In regards to working with other students on campus, TAG specialists are encouraged to provide enrichment opportunities to whatever extent possible. Due to their skill set and focus, it is not advisable to utilize TAG specialists as tutors for students needing remedial assistance.
In middle school, Talented and Gifted (TAG) courses are available using curriculum designed specifically to meet the special needs of gifted students with emphasis on modifications in content taught, processes used for learning, and student products. Students in these courses are required to complete guided as well as independent research.
At the high school level, programs are provided for students who demonstrate talent in academic areas. These programs are designed for students who wish to delve into the disciplines in more depth and expand their understandings at a faster pace. The structure of the classroom encourages students to be more involved in the direction of their learning, and to approach their studies as though they were professionals in the field. In addition, TAG high school students may be interested in several programs including Pre-Advanced Placement, Advanced Placement, International Baccalaureate (Westwood High School and Stony Point High School), Virtual High School, and Dual Enrollment. Classes are offered in language arts, mathematics, social studies, science, foreign languages, art, music, and computer science. College credit may be received after participation in AP classes and successfully passing the appropriate AP exams. Select Virtual High School courses are also offered.
On an annual basis, the Campus Placement Committee will evaluate the progress and review the placement of students served by the program.
As part of the annual review process, a member of the committee or person designated by the campus principal will complete the Round Rock ISD TAG Annual Review Form.
After review of the updated data and discussion (as needed) with the student, teacher(s), counselor(s), parent(s)/guardian(s), and others regarding the progress made during the year, the Campus Placement Committee will recommend that a student proceed in the gifted program, be furloughed or be exited.
A copy of the Annual Review Form will be filed in the student’s TAG folder and one copy will be sent to the Director of Gifted and Advanced Academic Services.
Why do you give so many tests?
The Texas Education Agency requires that districts assess students using a minimum of three criteria. Round Rock ISD uses more than three because multiple indicators tell more about the different facets of students’ abilities, therefore providing more opportunities for students to meet a minimum of three criteria.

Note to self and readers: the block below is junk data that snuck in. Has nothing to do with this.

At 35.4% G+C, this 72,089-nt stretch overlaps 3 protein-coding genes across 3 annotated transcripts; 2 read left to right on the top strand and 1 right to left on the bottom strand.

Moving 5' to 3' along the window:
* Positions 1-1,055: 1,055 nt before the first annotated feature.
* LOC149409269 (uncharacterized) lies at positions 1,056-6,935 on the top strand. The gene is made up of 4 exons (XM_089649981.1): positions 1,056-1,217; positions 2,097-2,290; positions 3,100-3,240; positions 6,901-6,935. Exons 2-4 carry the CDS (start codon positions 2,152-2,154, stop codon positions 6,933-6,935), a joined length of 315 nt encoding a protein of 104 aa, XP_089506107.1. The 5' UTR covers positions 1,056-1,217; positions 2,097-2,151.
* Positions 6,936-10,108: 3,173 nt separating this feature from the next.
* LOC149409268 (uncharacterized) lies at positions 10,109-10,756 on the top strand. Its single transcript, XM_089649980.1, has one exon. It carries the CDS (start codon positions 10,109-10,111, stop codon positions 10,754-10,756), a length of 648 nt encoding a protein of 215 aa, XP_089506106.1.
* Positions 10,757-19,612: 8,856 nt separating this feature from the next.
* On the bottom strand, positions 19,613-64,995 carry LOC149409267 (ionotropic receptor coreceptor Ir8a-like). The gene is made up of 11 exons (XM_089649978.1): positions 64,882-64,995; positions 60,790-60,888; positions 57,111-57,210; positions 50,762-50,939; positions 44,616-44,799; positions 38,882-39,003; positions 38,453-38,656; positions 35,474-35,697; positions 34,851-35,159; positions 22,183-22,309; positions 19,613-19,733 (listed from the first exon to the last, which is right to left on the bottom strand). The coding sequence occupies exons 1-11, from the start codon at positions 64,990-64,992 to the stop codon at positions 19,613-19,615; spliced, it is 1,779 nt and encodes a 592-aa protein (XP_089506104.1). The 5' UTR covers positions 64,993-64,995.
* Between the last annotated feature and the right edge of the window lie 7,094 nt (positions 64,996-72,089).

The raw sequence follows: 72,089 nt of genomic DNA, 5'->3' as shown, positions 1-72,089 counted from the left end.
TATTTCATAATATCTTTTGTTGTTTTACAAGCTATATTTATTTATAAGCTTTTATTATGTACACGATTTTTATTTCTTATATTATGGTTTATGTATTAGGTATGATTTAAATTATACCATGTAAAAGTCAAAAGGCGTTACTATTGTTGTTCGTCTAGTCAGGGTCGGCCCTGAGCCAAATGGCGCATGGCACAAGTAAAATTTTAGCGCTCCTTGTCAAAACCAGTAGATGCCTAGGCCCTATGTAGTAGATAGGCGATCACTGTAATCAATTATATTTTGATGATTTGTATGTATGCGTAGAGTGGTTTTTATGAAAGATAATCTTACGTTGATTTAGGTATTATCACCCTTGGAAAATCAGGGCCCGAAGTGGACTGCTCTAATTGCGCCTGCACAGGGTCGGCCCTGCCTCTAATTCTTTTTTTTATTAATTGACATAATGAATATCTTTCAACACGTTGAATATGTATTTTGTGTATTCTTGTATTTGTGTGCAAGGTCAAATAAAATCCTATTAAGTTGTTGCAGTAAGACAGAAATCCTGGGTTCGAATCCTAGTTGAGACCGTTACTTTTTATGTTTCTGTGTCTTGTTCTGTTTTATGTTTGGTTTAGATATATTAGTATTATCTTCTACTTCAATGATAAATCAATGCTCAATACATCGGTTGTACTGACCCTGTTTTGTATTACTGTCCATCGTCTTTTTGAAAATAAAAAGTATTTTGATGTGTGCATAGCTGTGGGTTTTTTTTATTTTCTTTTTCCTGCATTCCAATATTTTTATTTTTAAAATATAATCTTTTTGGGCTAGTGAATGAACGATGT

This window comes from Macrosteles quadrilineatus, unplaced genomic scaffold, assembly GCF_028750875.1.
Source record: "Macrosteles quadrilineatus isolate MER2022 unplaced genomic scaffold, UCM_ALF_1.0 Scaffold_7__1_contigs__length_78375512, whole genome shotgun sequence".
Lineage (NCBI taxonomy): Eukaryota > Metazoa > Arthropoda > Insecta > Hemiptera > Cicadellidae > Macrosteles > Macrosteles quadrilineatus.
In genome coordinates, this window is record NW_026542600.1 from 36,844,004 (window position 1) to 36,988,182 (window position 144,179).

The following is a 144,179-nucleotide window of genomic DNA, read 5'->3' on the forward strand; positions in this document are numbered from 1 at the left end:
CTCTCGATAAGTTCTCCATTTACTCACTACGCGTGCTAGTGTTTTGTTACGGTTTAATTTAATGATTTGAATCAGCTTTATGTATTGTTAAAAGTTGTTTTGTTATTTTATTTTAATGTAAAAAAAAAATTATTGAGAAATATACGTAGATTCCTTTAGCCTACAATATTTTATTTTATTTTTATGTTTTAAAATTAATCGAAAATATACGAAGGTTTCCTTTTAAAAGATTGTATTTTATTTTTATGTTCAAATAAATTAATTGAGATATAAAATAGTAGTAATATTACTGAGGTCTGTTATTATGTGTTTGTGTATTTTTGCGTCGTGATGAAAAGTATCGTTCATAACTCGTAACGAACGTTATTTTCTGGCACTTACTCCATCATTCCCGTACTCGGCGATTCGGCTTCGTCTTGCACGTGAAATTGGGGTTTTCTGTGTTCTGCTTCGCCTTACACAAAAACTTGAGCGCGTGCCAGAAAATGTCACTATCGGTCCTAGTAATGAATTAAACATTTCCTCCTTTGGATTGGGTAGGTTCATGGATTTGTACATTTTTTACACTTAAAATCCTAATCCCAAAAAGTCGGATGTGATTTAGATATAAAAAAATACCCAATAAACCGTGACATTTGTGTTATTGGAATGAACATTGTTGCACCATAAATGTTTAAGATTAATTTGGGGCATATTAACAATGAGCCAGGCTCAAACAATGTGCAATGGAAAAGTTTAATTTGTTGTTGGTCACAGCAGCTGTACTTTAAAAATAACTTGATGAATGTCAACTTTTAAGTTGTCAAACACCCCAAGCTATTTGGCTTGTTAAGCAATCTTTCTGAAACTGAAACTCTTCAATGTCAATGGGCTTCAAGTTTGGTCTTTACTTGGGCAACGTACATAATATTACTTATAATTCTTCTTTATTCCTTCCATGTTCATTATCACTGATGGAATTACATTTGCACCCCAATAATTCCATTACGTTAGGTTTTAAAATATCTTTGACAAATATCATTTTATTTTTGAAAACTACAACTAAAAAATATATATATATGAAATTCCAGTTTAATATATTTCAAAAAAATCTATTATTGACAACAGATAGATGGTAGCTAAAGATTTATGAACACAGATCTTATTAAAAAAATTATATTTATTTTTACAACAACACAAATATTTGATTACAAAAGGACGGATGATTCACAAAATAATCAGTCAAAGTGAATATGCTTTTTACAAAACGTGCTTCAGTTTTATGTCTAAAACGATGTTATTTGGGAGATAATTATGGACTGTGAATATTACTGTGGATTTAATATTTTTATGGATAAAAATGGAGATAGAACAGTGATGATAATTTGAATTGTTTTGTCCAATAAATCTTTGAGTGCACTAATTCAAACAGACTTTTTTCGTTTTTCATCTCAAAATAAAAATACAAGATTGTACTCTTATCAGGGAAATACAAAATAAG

Why do we have to refer so early in the school year?
By the end of November, when referral forms are due, students will have been in school for four months; almost half of the school year. Early referral is necessary so that adequate time exists for the Screening and Placement Committee to review student files and collect needed information to initiate testing which takes place in January and early February. Testing must be scheduled then to avoid a number of end-of-the-year tests that take place in March, April, and May. Tests given in January and February are machine scored outside the district and require six weeks to process. Placement forms are then developed and Campus Screening and Placement Committees review the new data. Final determination of the student’s status is made and notices sent by the end of the school year for placement the following school year. Without early referral and testing,placement decisions could not be made until after school begins in August.
Why does the district not use TAKS/STAAR scores to determine placement?
The TAKS/STAAR test is an inappropriate measure for identification for a gifted program. TAKS/STAAR is a criterion-referenced test designed to determine if a designated, core curriculum is being taught to Texas students. As a result, the test does not look at knowledge and/or skills that are above the students’ grade levels. Identifying students for a gifted program requires determining if they are functioning significantly above grade level; something the TAKS/STAAR test does not indicate.
How many students are in the Round Rock ISD TAG program?
Currently, there are about 3,900 students, which is approximately 8% of the total district population, being served by the TAG program.
- TAG Referral Packet
- Talented and Gifted Rock Talk
- National Association for the Gifted and Talented
- Texas Association for the Gifted and Talented
- Education Program for Gifted Youth – Stanford University
- GT World
- International Baccalaureate Organization
- ERIC Clearinghouse on Disabilities and Gifted Education
- Hoagies Gifted Education Page
- Career Development Resources
- SAT Prep Center
- Texas Education Agency: Advanced Academic Services
- GT Toolkit
- GT Toolkit II
- Performance Standards Project for Gifted Education
- AP/TEKS Lighthouse Initiative
- Equity in G/T
- The Gifted Development Center
- Center for Talent Development
- Davidson Institute for Talent Development
- Education Program for Gifted Youth
- GT World
- International Baccalaureate Organization
- The College Board
- NEAG Center for Gifted Education and Talent Development